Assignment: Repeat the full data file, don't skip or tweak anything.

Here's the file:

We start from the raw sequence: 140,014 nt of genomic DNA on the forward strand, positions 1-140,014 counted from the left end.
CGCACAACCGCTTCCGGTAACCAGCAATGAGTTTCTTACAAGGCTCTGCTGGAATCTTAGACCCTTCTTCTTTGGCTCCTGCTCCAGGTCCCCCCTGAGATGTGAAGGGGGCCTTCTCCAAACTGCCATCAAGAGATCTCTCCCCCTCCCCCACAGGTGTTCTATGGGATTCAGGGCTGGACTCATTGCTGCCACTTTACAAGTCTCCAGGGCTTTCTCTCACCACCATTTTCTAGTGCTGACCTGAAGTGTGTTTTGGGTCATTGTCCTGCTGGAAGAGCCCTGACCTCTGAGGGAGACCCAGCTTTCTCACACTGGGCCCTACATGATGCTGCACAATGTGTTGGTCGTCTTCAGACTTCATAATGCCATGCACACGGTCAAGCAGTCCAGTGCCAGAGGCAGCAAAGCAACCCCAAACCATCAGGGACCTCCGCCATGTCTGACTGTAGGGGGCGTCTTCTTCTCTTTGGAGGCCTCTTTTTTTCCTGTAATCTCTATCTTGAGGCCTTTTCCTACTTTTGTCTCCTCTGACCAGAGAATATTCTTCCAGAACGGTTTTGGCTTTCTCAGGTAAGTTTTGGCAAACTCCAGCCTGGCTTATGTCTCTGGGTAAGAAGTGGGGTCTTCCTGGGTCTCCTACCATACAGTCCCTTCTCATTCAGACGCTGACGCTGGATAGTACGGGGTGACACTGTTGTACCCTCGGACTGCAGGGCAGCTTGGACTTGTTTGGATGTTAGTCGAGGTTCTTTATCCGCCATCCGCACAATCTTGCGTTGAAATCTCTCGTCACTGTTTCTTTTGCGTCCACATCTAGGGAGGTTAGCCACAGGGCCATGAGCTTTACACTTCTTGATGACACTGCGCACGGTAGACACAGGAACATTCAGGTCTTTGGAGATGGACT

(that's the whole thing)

We start from the raw sequence: 140,014 nt of genomic DNA on the forward strand, positions 1-140,014 counted from the left end.
CGCACAACCGCTTCCGGTAACCAGCAATGAGTTTCTTACAAGGCTCTGCTGGAATCTTAGACCCTTCTTCTTTGGCTCCTGCTCCAGGTCCCCCCTGAGATGTGAAGGGGGCCTTCTCCAAACTGCCATCAAGAGATCTCTCCCCCTCCCCCACAGGTGTTCTATGGGATTCAGGGCTGGACTCATTGCTGCCACTTTACAAGTCTCCAGGGCTTTCTCTCACCACCATTTTCTAGTGCTGACCTGAAGTGTGTTTTGGGTCATTGTCCTGCTGGAAGAGCCCTGACCTCTGAGGGAGACCCAGCTTTCTCACACTGGGCCCTACATGATGCTGCACAATGTGTTGGTCGTCTTCAGACTTCATAATGCCATGCACACGGTCAAGCAGTCCAGTGCCAGAGGCAGCAAAGCAACCCCAAACCATCAGGGACCTCCGCCATGTCTGACTGTAGGGGGCGTCTTCTTCTCTTTGGAGGCCTCTTTTTTTCCTGTAATCTCTATCTTGAGGCCTTTTCCTACTTTTGTCTCCTCTGACCAGAGAATATTCTTCCAGAACGGTTTTGGCTTTCTCAGGTAAGTTTTGGCAAACTCCAGCCTGGCTTATGTCTCTGGGTAAGAAGTGGGGTCTTCCTGGGTCTCCTACCATACAGTCCCTTCTCATTCAGACGCTGACGCTGGATAGTACGGGGTGACACTGTTGTACCCTCGGACTGCAGGGCAGCTTGGACTTGTTTGGATGTTAGTCGAGGTTCTTTATCCGCCATCCGCACAATCTTGCGTTGAAATCTCTCGTCACTGTTTCTTTTGCGTCCACATCTAGGGAGGTTAGCCACAGGGCCATGAGCTTTACACTTCTTGATGACACTGCGCACGGTAGACACAGGAACATTCAGGTCTTTGGAGATGGACT